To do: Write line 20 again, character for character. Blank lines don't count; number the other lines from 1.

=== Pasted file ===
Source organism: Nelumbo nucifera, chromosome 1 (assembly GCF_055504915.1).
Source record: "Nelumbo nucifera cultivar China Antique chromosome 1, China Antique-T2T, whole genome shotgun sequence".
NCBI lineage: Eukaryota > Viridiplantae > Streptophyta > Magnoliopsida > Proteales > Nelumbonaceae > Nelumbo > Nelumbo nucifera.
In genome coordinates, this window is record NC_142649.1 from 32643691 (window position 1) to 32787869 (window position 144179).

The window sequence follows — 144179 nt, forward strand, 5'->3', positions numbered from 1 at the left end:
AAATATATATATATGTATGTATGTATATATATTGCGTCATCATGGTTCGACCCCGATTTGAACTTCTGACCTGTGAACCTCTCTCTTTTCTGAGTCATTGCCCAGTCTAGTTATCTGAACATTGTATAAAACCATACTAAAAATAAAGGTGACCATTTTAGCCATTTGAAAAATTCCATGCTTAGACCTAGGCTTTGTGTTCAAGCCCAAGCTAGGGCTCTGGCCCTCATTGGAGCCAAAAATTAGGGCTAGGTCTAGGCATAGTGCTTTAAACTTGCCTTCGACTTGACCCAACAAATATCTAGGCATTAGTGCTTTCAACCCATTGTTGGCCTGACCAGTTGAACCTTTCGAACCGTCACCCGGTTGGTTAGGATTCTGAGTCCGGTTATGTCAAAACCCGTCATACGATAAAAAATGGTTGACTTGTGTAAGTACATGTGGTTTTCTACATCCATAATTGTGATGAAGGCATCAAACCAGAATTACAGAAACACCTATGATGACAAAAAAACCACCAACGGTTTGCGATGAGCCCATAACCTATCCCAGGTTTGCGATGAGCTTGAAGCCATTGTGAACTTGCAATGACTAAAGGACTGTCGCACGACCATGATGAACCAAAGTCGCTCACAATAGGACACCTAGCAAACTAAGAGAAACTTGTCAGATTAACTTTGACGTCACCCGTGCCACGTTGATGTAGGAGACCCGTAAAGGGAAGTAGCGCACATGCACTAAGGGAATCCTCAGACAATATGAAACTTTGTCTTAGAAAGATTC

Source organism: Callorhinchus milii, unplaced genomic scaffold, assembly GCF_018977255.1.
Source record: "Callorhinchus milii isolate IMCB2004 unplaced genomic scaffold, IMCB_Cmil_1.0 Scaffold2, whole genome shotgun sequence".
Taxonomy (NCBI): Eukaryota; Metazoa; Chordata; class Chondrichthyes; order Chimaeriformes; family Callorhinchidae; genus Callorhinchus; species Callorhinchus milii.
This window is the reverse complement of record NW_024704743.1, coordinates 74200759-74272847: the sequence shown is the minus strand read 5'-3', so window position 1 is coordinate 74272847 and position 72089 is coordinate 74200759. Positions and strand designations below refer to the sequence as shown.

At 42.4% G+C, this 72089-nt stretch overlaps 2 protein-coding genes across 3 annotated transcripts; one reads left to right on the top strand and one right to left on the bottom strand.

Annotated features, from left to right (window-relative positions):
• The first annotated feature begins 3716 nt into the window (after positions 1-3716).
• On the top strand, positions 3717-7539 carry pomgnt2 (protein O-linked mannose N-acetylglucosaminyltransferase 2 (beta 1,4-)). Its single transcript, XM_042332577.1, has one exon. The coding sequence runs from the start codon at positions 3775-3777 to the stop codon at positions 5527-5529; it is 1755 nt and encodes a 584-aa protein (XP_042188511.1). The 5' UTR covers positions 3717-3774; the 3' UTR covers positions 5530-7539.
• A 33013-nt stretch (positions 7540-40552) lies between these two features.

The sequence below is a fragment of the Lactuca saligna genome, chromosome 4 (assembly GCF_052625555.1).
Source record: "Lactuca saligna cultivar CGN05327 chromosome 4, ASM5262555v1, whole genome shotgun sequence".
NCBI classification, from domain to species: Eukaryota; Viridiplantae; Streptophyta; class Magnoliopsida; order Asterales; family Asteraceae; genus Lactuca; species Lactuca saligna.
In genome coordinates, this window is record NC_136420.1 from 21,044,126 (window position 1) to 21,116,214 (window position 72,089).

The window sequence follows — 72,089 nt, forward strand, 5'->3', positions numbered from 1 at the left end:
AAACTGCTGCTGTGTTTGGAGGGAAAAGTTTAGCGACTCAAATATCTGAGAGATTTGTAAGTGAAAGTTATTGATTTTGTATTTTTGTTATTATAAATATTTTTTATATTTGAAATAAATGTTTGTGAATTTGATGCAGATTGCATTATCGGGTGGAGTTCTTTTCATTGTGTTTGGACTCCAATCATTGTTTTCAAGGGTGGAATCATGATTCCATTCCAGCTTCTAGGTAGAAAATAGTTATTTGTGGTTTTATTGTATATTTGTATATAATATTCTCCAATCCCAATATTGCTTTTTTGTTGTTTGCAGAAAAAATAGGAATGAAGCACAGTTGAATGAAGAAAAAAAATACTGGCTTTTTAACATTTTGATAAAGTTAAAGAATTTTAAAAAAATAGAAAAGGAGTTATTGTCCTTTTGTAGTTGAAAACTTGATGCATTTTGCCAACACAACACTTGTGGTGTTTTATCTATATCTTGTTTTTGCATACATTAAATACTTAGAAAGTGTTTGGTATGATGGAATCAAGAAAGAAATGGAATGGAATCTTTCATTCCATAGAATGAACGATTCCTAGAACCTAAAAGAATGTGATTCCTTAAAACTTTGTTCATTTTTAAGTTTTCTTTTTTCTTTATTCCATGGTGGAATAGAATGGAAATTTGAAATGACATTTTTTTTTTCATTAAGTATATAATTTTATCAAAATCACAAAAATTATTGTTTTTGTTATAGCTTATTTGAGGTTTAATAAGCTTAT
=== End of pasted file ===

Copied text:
The window sequence follows — 72,089 nt, forward strand, 5'->3', positions numbered from 1 at the left end: